In a rear enclave reserved for the homeless attendees at the SoMa StrEat Food Park’s Super Bowl party on Sunday, Scott Kitterman, 46, took a satisfying bite out of his second hot dog.
“I’m eating again now,” he said. He had finally recovered from a bad case of the stomach flu, made worse by his recent onset of AIDS.
Kitterman had rushed over to the party as soon as he heard about it, but by the time he arrived, others had already snatched up all the free tents. No matter, he said, there was still plenty of free food and donated socks.
“I got two new pairs,” he said gleefully.
By the game’s start, when Lady Gaga materialized on the StrEat Food Park’s outdoor televisions and began belting out the national anthem, at least 75 homeless people had checked in for the St. Francis Challenge event — the brainchild of 2015 San Francisco mayoral candidate Amy Farah Weiss.
The event, hosted at the outdoor eatery on the Mission District’s border, was a foil to the Super Bowl bonanza happening simultaneously downtown: Not only were homeless people invited, but on arrival they were greeted with free port-o-potty access and other resources, including acupuncture treatments.
The Weiss team’s staff fired up the grill at noon, and by 3 p.m. they had almost exhausted their entire 100-pack of vegan hot dogs – the entire event featured a purely plant-based menu. By the end of the day, they had served more than 300 of the hot dogs.
It was the perfect place for Tara Spalty to make an appearance. Last week, she and graphic designer Shaun Osburn launched a GoFundMe campaign to raise $10,000 to buy tents for the city’s homeless, replacing the ones allegedly confiscated by the Department of Public Works during the sweeps of homeless encampments leading up to the Super Bowl. As of Sunday, the pair had raised almost $17,000.
At about $30 a pop, that money was buying lots of tents, spurring Spalty to solicit help from 10 of her taxi-driving friends to hand them out. “They know the streets, and they know where the homeless people are,” she said.
At the St. Francis Challenge event, Spalty initially brought 10 tents to give away. Those were gone in a flash. She caught a ride home and returned with 40 more, and those disappeared in minutes into a sea of open hands.
“There’s such a big need for this,” Spalty remarked, somewhat in awe. A licensed acupuncturist, she and her colleagues were also providing free treatments to homeless people to help relieve physical and emotional stress. By Sunday’s kickoff, they had finished 20 sessions.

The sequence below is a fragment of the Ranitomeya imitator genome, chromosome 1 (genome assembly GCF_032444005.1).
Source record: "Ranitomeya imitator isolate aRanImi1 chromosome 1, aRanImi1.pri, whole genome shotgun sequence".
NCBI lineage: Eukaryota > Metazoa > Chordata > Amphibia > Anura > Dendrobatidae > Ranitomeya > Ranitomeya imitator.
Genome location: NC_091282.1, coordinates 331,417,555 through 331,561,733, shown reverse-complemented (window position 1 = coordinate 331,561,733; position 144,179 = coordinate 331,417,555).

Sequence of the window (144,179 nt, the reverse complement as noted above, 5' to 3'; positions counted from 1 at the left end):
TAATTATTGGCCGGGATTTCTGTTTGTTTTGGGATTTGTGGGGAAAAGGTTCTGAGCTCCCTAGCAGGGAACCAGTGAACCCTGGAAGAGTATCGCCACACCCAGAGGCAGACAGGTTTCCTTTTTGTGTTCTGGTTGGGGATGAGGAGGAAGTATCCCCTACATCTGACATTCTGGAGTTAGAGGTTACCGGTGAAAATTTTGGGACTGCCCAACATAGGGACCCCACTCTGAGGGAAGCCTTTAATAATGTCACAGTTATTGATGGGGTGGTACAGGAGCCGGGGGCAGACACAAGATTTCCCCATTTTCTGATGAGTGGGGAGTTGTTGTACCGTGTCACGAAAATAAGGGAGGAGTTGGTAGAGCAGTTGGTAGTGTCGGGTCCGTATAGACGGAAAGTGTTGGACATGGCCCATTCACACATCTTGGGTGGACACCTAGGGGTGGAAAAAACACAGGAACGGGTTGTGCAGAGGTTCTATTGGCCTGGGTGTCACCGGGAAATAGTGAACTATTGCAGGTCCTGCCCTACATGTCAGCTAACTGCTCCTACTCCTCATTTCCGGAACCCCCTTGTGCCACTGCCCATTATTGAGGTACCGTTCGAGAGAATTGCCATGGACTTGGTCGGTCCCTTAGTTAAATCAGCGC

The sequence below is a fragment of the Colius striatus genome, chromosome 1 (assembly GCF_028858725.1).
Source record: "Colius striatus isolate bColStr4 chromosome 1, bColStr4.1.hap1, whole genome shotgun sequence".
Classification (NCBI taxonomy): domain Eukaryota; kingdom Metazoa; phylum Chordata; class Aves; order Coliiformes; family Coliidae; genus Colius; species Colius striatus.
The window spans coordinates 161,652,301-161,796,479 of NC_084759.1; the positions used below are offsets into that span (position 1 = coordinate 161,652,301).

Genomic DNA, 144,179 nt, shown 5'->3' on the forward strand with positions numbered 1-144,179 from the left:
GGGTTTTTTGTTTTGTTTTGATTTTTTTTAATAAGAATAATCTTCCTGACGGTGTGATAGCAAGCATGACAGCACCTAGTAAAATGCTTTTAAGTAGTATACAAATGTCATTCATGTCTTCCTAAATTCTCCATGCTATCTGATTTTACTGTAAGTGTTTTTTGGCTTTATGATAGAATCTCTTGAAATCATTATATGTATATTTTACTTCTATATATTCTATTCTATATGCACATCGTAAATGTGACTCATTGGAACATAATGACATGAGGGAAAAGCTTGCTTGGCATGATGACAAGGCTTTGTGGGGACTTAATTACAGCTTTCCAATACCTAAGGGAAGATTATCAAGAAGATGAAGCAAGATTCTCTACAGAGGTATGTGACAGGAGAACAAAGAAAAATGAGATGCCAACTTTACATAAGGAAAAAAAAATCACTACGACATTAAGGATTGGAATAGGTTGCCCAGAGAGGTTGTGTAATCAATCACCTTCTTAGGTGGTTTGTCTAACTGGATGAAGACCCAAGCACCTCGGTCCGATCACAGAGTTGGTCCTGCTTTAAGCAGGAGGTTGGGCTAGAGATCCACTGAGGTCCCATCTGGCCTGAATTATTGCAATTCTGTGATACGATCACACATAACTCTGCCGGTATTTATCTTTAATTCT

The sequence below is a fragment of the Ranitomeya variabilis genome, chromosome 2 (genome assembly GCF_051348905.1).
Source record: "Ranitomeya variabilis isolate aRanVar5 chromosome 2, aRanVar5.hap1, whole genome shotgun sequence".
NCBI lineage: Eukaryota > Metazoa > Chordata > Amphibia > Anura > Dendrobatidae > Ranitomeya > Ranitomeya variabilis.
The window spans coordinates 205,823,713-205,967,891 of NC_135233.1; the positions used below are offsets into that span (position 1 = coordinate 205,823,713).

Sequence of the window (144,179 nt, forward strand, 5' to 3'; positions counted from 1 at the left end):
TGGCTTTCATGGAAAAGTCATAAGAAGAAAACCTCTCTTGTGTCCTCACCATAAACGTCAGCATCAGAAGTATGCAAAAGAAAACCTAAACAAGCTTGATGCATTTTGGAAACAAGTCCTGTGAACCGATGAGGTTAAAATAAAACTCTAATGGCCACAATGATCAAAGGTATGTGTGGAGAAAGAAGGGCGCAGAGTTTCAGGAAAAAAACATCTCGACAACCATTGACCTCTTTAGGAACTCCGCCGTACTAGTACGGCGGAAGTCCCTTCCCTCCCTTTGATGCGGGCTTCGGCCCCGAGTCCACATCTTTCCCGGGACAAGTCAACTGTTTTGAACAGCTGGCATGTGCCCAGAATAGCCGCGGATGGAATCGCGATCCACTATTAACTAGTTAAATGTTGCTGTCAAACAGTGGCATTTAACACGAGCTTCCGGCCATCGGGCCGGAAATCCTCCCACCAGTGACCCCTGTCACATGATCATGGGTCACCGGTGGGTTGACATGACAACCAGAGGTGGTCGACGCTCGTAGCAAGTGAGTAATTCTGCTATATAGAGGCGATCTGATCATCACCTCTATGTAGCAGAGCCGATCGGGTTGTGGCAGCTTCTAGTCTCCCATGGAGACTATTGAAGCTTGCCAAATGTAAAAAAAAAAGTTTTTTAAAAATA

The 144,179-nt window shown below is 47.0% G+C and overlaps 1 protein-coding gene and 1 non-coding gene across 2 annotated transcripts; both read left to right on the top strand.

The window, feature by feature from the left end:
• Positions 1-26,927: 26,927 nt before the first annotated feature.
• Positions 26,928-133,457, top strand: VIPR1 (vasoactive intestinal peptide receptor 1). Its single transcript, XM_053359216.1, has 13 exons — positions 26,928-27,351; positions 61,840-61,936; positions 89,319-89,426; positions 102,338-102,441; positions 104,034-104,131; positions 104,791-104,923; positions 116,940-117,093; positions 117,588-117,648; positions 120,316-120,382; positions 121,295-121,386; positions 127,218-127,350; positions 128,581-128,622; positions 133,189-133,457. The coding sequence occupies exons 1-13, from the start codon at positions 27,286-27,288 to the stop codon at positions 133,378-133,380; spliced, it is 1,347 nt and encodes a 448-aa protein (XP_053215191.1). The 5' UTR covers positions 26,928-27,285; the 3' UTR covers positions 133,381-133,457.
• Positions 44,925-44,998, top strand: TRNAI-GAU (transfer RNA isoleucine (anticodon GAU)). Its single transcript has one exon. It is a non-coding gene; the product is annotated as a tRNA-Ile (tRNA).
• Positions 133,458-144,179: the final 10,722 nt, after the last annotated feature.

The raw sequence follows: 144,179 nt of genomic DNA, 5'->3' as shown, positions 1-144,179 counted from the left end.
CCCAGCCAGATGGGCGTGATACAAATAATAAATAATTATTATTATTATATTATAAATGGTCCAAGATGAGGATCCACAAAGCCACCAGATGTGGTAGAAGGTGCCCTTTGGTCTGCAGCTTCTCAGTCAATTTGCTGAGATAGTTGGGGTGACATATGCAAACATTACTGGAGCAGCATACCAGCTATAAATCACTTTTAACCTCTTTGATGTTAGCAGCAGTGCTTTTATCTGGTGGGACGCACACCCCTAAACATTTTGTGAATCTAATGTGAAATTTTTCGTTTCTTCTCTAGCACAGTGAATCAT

For Weiss, the St. Francis Challenge event was an opportunity to get community feedback about her own proposed policy agendas. Attendees received forms, asking them to rank their preferences for ideas like creating “24/7 access to hygienic toileting” for all homeless people, or mandating that the city’s police “cease and desist from giving citations for homelessness.”
Weiss is brainstorming other ideas too, as cheaper alternatives to San Francisco’s current approach of taking people off the streets and placing them in shelters. She has also started a survey to get a read on people’s understanding of the problems facing the homeless.
To draw a cost comparison, she pointed to a new, 9,900-square-foot shelter at Pier 80, which will house 150 people at a time from now until March or April — whenever the wet winter weather abates, CBS News reported. After an initial setup cost of $500,000, the shelter will cost $150,000 per month to operate, or $1,000 per head.
“We could do a lot more with less money,” Weiss said, suggesting that it would cost a fraction of that amount to improve conditions at some perennial homeless encampments, like the one at the intersection of Cesar Chavez St. and Highway 101. City Hall, she said, could install port-o-potties at a cost of $30 per weekly servicing. Or it might open savings accounts for each person and deposit small monthly sums, set aside to help pay for their housing in the future.
Some of Weiss’ ideas are unconventional. But she’s quick to point out that existing policies have not fixed San Francisco’s homelessness problem.
It’s a many-sided conundrum. People arrive, and remain, on the streets for a multitude of reasons, all of which require different, tailored remedies from city agencies that scrape by on tight budgets.
And it’s a problem that makes people uncomfortable. That’s what documentarian Natasha Giraudie discovered first-hand while trying to fundraise for an independent film series on homelessness, which she partially screened for attendees at the Food Park’s Super Bowl party.
Giraudie started making phone calls in September. She went to more than 250 companies and organizations, with whom she had long-held, close connections. Nobody bit.
“They expressed personal interest in the project, but a hesitation to attach their brand to it,” she said.
One organization agreed to give money on the condition that she first secure other funding, which she has been unable to do so far. She created a Kickstarter campaign, but that fell tens of thousands of dollars short of its goal. At the moment, her company’s footing the bill.
“I’ve raised a lot of money over the years,” she said. “But there is a bit of an allergic reaction to this topic.”